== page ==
PATRICK: Thank you for joining me in this conversation about affirming diversity. Before we begin, tell me about your professional life, perhaps beginning with how long you have been in education, your work as a teacher, and your current work as a teacher educator.

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Politics and the Teaching of Writing: The Silencing of Diverse Populations

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LINDA FERNSTEN

ABSTRACT: This article explores the concept of writer identity and its influences as constructed by a group of college writers. Using a poststructural and sociocultural perspective, it takes a stand regarding the politics of language and the teaching of writing, especially as they relate to students whose racial, ethnic, cultural, and economic backgrounds vary from the dominant culture of school. Because the target audience is primarily teachers of writing, the article suggests a variety of strategies for working with young writers that are designed to encourage rather than silence the multicultural voices in our communities. It suggests varying the types of assignments that instructors give, using a process approach, and discussing the sociopolitical implications of language use with students, practices that can encourage rather than silence student writers. When teacher candidates enter certification programs, they often do so filled with idealism and a sincere desire to make a positive difference. After all, the government and the media have rung the alarm and, in many states, put out a call to would-be teachers to join the cause and help “save education.” This trend is popular in large urban areas as well as small rural communities with diverse populations where teacher turnover is high and standardized test scores are low. Although inspired and idealistic about the nature of teaching (a job among the most important in the country), many are naïve about the politics of education and language, especially as they relate to student writing and the language of those learners whose racial, ethnic, cultural, and economic backgrounds vary from their own as well as the dominant culture of school.

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Preparing Educators to Meet the Needs of Sexual Minority Students

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DARLINE HUNTER

HILLARY WOEST

ABSTRACT: Educational systems are falling short of addressing the needs of sexual minority students. Not only are gay, lesbian, bisexual, and transgender students left off the list of diversities needing services, but they are also at times targeted by students and educators as deserving of attack. The damages done by the educational system, either through omission or commission, are taking a toll both on the gay, lesbian, bisexual, and transgender students and on classmates, teachers, and society as a whole. This article addresses the needs of sexual minority students, the legal issues involved in not meeting the needs of these students, and suggested changes in the school climate and teacher preparation programs.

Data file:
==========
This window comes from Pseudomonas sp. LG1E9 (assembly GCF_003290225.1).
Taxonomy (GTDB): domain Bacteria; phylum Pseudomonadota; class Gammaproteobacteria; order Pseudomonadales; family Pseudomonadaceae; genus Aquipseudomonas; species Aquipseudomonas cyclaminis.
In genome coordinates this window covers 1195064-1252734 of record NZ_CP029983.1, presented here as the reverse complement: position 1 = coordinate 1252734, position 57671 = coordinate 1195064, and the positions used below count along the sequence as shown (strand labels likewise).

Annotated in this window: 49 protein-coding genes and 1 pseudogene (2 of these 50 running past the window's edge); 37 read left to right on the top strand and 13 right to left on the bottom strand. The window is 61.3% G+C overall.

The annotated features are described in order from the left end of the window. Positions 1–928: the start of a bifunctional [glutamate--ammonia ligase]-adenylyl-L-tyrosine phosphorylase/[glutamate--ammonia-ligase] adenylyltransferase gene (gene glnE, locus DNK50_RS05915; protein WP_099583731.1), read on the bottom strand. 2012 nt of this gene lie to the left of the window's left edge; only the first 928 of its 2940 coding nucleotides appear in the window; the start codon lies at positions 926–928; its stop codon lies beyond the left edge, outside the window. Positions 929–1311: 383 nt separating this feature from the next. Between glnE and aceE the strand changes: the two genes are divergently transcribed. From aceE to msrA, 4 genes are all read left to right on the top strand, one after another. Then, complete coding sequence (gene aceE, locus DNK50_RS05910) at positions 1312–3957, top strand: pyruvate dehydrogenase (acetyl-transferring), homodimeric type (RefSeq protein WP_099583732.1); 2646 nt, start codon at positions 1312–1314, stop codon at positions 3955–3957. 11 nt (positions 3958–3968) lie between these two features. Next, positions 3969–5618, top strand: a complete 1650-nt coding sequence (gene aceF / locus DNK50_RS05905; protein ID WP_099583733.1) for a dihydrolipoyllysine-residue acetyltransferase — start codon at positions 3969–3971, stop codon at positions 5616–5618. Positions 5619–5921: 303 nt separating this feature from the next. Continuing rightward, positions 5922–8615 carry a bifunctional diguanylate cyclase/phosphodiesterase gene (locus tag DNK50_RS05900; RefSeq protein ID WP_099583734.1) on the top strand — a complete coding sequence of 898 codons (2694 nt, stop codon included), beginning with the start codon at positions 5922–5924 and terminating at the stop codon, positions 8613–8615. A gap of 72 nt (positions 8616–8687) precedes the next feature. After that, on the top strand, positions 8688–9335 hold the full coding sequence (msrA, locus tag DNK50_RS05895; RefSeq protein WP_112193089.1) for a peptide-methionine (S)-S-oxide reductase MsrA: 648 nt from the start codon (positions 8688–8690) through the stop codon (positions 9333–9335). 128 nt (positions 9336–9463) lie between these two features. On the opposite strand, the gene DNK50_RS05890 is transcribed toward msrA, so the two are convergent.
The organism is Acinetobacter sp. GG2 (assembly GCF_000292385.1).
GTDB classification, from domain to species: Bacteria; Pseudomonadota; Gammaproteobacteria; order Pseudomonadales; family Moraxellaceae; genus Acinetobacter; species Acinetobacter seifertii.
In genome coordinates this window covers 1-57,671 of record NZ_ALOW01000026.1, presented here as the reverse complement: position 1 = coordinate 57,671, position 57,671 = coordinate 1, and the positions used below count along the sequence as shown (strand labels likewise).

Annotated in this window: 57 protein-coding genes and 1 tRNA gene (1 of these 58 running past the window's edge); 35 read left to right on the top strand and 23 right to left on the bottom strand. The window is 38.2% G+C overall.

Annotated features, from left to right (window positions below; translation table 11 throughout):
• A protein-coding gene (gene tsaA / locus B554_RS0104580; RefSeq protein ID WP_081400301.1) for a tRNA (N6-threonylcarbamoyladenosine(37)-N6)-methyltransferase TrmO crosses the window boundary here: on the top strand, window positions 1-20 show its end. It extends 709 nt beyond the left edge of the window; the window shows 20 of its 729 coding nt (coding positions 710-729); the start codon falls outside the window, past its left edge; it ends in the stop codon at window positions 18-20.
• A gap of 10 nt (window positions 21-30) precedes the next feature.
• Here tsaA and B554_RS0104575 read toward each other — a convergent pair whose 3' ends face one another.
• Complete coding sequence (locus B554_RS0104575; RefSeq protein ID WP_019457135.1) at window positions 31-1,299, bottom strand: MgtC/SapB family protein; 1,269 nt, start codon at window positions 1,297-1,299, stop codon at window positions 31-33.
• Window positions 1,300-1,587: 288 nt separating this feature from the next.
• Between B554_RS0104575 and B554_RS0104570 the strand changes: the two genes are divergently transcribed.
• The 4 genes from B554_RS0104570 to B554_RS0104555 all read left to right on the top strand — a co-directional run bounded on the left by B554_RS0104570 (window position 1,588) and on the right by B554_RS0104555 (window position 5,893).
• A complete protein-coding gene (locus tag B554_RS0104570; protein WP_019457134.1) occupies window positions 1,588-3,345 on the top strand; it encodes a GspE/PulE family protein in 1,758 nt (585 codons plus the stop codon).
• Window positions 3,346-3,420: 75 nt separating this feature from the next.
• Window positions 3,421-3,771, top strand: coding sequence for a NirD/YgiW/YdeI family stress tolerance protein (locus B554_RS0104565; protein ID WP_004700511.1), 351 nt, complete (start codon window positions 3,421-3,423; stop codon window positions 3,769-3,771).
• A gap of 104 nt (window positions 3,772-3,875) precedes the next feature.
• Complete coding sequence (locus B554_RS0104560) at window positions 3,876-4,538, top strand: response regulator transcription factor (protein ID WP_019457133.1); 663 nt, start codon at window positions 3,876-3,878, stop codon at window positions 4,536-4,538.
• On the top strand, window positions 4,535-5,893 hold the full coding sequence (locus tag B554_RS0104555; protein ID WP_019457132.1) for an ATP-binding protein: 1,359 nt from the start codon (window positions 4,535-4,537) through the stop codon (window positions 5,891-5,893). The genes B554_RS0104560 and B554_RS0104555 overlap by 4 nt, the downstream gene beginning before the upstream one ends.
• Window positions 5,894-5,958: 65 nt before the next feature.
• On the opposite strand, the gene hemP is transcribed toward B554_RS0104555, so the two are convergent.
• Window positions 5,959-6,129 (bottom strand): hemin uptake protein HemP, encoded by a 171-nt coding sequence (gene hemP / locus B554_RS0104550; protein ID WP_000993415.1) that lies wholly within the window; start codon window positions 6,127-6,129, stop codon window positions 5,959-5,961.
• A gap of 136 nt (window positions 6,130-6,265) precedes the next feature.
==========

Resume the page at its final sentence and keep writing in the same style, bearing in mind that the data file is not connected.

A consensus among educators today is that our increasingly diverse society necessitates a multicultural approach to education and the preparation of our educators. Unfortunately, the educational systems are falling short of addressing the needs of all students of diverse cultures. Not only are sexual minority students left off of the list of diversities needing services, but they are also at times targeted by students and educators as deserving of attack. The damages done by the educational system, either through omission or commission, are taking a toll both on the gay, lesbian, bisexual, and transgender (GLBT) students and on classmates, teachers, and society as a whole. This article addresses the needs of the increasingly visible sexual minority students, the legal issues involved in not meeting the needs of these students, and suggested changes in the school climate and teacher preparation programs.

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Storying and De-Storying Black Teacher Identities

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LORRAINE GILPIN

ABSTRACT: Black Caribbean immigrant women teachers perceive and interact with African American students on multiple levels. This article highlights how the Black Caribbean immigrant teachers’ perceptions of schooling in the United States echo the perspectives of African Americans; how the participants’ actions and goals as teachers mirror the recommendations of teachers of successful African American students; and, despite these commonalities, how contradictions and tensions within the participants’ narratives reflect their ambiguous positioning and identities within and outside the African American community of identity. This article does much to highlight the socially constructed nature of identity and teaching.

This article explores the ways in which Black Caribbean immigrant women teachers perceive and interact with African American students. Neither participants nor the writer use the term Black or any other term to refer to themselves or others from the Caribbean. Terms such as Black or White Jamaican were first encountered in the United States. Racism, classism, androcentrisicm, the African diaspora, colonization, and misogyny have historically silenced and marginalized both Black Caribbean immigrant women teachers and their African American students (Narayan & Harding, 2000). These teachers and students are simultaneously understood as the same (e.g., Black) and different (e.g., African American and Black Caribbean immigrant). This article uses narrative analysis to explore the contradictions inherent in belonging to multiple, overlapping, and distinct categories and the role that sameness and difference plays in the relationships between these teachers and students.